Frailty is a common age-related syndrome that is associated with an increased susceptibility to adverse health outcomes, which include disability, dependency, hospitalisations, requirement for long-term care, falls and death. The prevalence of these adverse outcomes are projected to increase with the increasing elderly population, which poses major problems to healthcare systems. There is a need for feasible screening tools that can identify elderly people at risk of frailty on a large scale so that targeted preventative interventions can be implemented.
To determine whether gait speed and grip strength are significant indicators of frailty and its associated adverse-health-related outcomes in healthy older adults.
To identify studies the electronic databases MEDLINE, CINAHL, PubMed, PEDro and Cochrane Library were systematically searched under defined search terms and combinations. The reference lists of included studies were hand-searched to identify any more studies that may be relevant to the research question.
The search was limited to RCTs and cohort studies in the English language, and included publications between January 2000 and March 2018. Studies that examined the associations for gait speed and/or grip strength with frailty in relation to healthy adults over the age of 60 were included.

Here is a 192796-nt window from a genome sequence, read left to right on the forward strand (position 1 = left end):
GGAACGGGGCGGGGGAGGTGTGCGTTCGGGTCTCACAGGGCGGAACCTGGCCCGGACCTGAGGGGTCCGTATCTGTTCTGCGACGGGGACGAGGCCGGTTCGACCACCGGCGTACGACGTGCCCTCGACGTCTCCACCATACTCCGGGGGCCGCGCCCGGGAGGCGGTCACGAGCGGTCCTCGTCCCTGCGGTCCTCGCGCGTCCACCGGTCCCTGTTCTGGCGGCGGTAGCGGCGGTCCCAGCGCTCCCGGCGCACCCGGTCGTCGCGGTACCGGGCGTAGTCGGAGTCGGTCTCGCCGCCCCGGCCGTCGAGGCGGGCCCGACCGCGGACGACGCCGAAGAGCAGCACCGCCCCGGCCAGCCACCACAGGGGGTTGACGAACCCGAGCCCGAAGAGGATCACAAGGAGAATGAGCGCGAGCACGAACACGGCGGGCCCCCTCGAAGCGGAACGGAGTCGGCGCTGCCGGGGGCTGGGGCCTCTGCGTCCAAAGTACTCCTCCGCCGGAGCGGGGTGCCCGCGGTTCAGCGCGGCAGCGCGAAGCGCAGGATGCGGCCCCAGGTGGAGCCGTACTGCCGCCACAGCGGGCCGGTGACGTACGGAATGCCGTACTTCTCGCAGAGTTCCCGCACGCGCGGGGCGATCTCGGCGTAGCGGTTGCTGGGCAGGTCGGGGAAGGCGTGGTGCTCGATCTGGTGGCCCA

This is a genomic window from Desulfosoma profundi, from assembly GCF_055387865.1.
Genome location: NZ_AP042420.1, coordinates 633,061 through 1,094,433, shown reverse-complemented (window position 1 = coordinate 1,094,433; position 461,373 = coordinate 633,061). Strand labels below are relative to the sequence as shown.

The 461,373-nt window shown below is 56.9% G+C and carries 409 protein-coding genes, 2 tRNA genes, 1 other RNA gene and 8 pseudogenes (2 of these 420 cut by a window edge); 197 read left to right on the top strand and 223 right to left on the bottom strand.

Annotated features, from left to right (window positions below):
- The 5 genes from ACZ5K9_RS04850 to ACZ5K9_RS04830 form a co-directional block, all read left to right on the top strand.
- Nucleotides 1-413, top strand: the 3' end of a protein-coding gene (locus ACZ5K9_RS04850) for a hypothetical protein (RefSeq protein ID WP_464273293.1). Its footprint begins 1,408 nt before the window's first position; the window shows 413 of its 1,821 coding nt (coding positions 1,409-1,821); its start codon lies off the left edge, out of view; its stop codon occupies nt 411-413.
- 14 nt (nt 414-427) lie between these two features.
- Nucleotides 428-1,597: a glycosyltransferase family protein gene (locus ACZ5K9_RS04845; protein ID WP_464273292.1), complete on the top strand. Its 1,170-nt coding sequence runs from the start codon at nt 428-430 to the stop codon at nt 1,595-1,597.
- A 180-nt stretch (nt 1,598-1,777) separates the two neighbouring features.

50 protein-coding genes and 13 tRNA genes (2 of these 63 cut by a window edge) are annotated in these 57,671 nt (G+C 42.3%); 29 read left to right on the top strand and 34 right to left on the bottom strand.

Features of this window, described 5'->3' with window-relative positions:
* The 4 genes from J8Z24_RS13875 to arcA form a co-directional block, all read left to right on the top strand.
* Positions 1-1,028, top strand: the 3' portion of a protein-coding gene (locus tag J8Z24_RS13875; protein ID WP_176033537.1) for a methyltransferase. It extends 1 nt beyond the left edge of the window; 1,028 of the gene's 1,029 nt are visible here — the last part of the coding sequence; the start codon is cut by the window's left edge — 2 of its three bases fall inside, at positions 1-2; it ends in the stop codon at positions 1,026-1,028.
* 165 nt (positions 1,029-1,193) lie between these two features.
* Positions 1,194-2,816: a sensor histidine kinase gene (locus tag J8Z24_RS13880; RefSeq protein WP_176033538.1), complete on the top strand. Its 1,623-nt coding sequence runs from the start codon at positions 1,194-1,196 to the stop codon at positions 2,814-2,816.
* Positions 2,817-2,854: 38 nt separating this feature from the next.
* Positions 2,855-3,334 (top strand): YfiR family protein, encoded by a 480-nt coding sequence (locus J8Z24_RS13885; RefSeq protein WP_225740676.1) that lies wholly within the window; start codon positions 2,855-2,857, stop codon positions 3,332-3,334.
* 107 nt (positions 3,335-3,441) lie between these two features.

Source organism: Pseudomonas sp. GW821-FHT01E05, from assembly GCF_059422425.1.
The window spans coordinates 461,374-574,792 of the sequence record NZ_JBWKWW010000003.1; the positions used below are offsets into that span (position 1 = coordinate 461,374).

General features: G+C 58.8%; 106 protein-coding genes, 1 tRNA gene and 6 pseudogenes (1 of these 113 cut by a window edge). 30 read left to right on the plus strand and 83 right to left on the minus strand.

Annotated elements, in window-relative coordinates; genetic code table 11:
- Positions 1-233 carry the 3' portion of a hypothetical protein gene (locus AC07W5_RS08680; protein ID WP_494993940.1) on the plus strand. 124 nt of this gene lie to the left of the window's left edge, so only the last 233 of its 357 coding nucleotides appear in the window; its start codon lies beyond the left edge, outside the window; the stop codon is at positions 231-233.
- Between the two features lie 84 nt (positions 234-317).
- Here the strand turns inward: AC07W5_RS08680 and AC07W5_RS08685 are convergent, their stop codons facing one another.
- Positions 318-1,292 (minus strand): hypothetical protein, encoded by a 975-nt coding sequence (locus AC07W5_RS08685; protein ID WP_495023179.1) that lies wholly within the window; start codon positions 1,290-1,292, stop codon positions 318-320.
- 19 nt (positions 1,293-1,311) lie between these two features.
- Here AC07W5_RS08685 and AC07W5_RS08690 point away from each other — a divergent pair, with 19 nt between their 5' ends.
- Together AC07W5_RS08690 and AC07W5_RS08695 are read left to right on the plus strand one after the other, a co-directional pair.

Data collection and analysis
The included studies were critically appraised using the CASP checklist for cohort studies, and data collection headings were adapted from a previous systematic review in this area by den Ouden et al. (2011).
The key findings of this review were that gait speed was associated with an increased risk of future disability, hospitalisations, mortality, requirement for care and falls, and the majority of evidence reported that grip strength was associated with an increased risk of future disability. The associations between gait speed and an increased risk of future disability also appeared to be stronger and more consistent than that of grip strength
Gait speed appears to be an indicator of future disability; mobility limitation, hospitalisations, mortality and falls, and grip strength appears to be an indicator of future disability. Additionally, gait speed seems to be a stronger indicator of future disability than grip strength.||en